I have been reading again a few things this week:
Netscape provided extensions to HTML to please people who are used to desktop publishing software and expect similar capabilities from a browser.
Then a bit further.
These recommendations are given with the goal of producing documents that look as nice as possible in Netscape, while retaining their integrity in other browsers. Besides the obvious question of how other browsers will display the elements in question, how these elements effect the process of creating documents needs to be considered: i.e., do they make it easy to create documents that will do their job in other browsers, or do they encourage authors to create documents that will loose their headers in other documents.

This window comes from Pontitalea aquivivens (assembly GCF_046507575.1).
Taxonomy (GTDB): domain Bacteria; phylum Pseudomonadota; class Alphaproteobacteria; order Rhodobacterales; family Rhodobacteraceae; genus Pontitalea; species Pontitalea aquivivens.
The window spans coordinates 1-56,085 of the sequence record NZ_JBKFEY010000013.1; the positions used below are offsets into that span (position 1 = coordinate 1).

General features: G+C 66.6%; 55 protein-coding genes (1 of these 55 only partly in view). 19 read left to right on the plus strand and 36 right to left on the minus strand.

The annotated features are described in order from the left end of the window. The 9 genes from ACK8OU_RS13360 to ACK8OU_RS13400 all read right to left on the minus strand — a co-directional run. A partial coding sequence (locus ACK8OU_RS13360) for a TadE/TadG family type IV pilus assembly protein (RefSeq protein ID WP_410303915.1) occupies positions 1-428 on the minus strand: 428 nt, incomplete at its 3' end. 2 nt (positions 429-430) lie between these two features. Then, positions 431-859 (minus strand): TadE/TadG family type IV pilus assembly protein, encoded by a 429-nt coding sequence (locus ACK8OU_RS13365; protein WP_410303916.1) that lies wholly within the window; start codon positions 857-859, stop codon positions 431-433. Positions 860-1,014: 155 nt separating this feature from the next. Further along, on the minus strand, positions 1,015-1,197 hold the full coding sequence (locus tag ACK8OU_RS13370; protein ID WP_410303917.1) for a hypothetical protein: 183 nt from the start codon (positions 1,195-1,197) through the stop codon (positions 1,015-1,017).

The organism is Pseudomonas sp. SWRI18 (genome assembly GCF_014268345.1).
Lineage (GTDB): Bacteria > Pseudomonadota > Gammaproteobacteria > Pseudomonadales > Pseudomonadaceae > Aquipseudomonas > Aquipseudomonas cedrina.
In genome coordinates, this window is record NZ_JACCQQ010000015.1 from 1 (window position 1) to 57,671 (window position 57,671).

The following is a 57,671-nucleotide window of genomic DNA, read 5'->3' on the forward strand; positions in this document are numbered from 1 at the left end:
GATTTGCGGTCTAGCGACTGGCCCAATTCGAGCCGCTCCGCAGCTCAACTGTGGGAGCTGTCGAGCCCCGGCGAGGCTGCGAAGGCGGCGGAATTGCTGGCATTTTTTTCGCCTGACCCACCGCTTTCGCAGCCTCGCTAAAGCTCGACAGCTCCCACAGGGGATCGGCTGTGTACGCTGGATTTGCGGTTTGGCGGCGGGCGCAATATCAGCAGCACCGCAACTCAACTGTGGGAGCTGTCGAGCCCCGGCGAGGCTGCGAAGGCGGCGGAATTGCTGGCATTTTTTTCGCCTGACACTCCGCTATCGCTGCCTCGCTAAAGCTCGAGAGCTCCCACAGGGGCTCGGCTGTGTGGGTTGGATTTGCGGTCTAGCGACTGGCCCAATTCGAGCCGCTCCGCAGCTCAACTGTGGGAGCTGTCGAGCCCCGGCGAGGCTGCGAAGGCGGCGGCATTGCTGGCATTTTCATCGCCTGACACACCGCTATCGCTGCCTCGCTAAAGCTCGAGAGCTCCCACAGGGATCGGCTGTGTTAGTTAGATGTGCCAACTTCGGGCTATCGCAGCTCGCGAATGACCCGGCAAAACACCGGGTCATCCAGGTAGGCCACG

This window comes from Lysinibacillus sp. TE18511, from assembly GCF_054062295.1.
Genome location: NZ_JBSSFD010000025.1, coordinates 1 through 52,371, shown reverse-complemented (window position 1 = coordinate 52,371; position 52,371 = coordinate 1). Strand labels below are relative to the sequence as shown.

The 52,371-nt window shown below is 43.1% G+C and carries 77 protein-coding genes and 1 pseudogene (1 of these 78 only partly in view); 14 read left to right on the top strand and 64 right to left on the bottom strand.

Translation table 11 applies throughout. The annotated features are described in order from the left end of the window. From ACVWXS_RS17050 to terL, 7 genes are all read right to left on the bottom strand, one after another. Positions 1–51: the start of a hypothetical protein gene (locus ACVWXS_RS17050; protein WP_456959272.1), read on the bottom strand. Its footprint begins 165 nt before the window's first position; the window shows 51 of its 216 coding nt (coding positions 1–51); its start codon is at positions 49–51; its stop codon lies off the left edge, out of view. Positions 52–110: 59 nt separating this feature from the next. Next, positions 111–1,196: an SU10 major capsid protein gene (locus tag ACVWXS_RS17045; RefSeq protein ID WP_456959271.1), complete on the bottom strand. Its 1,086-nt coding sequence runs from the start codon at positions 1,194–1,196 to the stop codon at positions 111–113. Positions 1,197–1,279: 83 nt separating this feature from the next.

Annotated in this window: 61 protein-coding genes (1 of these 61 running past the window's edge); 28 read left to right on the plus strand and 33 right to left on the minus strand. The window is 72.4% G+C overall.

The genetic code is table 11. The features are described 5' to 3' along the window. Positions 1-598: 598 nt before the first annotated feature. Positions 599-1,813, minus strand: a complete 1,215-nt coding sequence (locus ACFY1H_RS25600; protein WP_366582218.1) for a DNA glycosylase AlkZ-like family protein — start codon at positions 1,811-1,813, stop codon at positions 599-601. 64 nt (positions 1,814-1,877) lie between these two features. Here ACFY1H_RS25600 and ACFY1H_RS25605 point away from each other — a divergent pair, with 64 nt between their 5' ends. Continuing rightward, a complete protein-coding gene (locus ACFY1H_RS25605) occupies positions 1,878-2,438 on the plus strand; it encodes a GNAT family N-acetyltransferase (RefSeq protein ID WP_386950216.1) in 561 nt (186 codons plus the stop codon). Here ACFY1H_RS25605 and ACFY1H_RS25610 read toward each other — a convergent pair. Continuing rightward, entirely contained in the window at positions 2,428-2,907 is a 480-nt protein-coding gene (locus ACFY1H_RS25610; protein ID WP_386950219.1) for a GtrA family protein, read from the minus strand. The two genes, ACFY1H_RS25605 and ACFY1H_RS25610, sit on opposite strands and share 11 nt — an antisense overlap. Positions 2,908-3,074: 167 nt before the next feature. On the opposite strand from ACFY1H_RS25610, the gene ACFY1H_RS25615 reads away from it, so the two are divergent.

If the goal is to create documents that won't have to be modified to be properly processed by future tools, then the answer is easy: don't use any of the NHTML extensions, and only use the most stable of the HTML3 features.
Where does it come from? From the past, exactly from 1995.